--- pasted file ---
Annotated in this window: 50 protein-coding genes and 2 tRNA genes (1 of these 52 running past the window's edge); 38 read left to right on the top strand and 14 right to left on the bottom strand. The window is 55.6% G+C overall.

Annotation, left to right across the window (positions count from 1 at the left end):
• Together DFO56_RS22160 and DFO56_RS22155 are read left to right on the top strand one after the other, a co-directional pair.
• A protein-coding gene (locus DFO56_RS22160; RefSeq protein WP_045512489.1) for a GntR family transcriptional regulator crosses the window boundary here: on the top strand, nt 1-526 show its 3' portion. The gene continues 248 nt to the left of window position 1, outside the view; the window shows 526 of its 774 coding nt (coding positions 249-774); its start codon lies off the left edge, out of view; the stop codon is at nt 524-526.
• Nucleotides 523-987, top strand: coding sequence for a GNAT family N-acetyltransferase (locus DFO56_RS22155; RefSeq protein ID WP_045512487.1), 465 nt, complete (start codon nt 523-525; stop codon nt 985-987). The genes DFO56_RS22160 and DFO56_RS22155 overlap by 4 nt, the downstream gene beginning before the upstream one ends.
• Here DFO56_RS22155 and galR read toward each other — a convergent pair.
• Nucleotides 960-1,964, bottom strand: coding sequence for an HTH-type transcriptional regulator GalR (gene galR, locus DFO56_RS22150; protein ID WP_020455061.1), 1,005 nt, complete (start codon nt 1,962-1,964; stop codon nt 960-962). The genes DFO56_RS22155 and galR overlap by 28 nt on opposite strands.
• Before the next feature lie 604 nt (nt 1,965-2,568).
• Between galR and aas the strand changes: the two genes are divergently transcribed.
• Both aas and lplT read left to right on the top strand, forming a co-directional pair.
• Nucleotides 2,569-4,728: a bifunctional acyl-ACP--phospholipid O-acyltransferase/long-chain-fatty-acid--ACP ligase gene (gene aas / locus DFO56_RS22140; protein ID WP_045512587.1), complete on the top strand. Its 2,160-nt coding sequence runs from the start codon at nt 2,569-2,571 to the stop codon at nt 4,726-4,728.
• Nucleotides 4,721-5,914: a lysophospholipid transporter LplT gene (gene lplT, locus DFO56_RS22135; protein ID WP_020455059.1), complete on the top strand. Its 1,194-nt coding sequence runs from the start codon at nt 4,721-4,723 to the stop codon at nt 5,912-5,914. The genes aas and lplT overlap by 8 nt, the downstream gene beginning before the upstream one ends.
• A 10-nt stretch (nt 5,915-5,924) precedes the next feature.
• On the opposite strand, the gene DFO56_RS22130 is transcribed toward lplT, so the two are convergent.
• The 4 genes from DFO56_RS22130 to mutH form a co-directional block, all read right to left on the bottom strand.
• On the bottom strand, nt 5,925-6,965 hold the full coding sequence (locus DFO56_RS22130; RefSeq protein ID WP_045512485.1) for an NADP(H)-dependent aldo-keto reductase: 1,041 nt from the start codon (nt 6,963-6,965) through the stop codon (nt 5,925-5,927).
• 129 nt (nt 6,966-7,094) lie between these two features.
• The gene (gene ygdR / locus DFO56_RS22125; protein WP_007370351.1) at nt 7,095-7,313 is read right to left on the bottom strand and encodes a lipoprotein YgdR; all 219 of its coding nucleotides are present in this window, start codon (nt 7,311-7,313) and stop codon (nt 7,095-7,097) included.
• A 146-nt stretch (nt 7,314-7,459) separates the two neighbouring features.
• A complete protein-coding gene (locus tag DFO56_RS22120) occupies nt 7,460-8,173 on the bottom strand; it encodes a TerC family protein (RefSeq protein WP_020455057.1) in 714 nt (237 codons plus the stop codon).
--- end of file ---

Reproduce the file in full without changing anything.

Annotated in this window: 50 protein-coding genes and 2 tRNA genes (1 of these 52 running past the window's edge); 38 read left to right on the top strand and 14 right to left on the bottom strand. The window is 55.6% G+C overall.

Annotation, left to right across the window (positions count from 1 at the left end):
• Together DFO56_RS22160 and DFO56_RS22155 are read left to right on the top strand one after the other, a co-directional pair.
• A protein-coding gene (locus DFO56_RS22160; RefSeq protein WP_045512489.1) for a GntR family transcriptional regulator crosses the window boundary here: on the top strand, nt 1-526 show its 3' portion. The gene continues 248 nt to the left of window position 1, outside the view; the window shows 526 of its 774 coding nt (coding positions 249-774); its start codon lies off the left edge, out of view; the stop codon is at nt 524-526.
• Nucleotides 523-987, top strand: coding sequence for a GNAT family N-acetyltransferase (locus DFO56_RS22155; RefSeq protein ID WP_045512487.1), 465 nt, complete (start codon nt 523-525; stop codon nt 985-987). The genes DFO56_RS22160 and DFO56_RS22155 overlap by 4 nt, the downstream gene beginning before the upstream one ends.
• Here DFO56_RS22155 and galR read toward each other — a convergent pair.
• Nucleotides 960-1,964, bottom strand: coding sequence for an HTH-type transcriptional regulator GalR (gene galR, locus DFO56_RS22150; protein ID WP_020455061.1), 1,005 nt, complete (start codon nt 1,962-1,964; stop codon nt 960-962). The genes DFO56_RS22155 and galR overlap by 28 nt on opposite strands.
• Before the next feature lie 604 nt (nt 1,965-2,568).
• Between galR and aas the strand changes: the two genes are divergently transcribed.
• Both aas and lplT read left to right on the top strand, forming a co-directional pair.
• Nucleotides 2,569-4,728: a bifunctional acyl-ACP--phospholipid O-acyltransferase/long-chain-fatty-acid--ACP ligase gene (gene aas / locus DFO56_RS22140; protein ID WP_045512587.1), complete on the top strand. Its 2,160-nt coding sequence runs from the start codon at nt 2,569-2,571 to the stop codon at nt 4,726-4,728.
• Nucleotides 4,721-5,914: a lysophospholipid transporter LplT gene (gene lplT, locus DFO56_RS22135; protein ID WP_020455059.1), complete on the top strand. Its 1,194-nt coding sequence runs from the start codon at nt 4,721-4,723 to the stop codon at nt 5,912-5,914. The genes aas and lplT overlap by 8 nt, the downstream gene beginning before the upstream one ends.
• A 10-nt stretch (nt 5,915-5,924) precedes the next feature.
• On the opposite strand, the gene DFO56_RS22130 is transcribed toward lplT, so the two are convergent.
• The 4 genes from DFO56_RS22130 to mutH form a co-directional block, all read right to left on the bottom strand.
• On the bottom strand, nt 5,925-6,965 hold the full coding sequence (locus DFO56_RS22130; RefSeq protein ID WP_045512485.1) for an NADP(H)-dependent aldo-keto reductase: 1,041 nt from the start codon (nt 6,963-6,965) through the stop codon (nt 5,925-5,927).
• 129 nt (nt 6,966-7,094) lie between these two features.
• The gene (gene ygdR / locus DFO56_RS22125; protein WP_007370351.1) at nt 7,095-7,313 is read right to left on the bottom strand and encodes a lipoprotein YgdR; all 219 of its coding nucleotides are present in this window, start codon (nt 7,311-7,313) and stop codon (nt 7,095-7,097) included.
• A 146-nt stretch (nt 7,314-7,459) separates the two neighbouring features.
• A complete protein-coding gene (locus tag DFO56_RS22120) occupies nt 7,460-8,173 on the bottom strand; it encodes a TerC family protein (RefSeq protein WP_020455057.1) in 714 nt (237 codons plus the stop codon).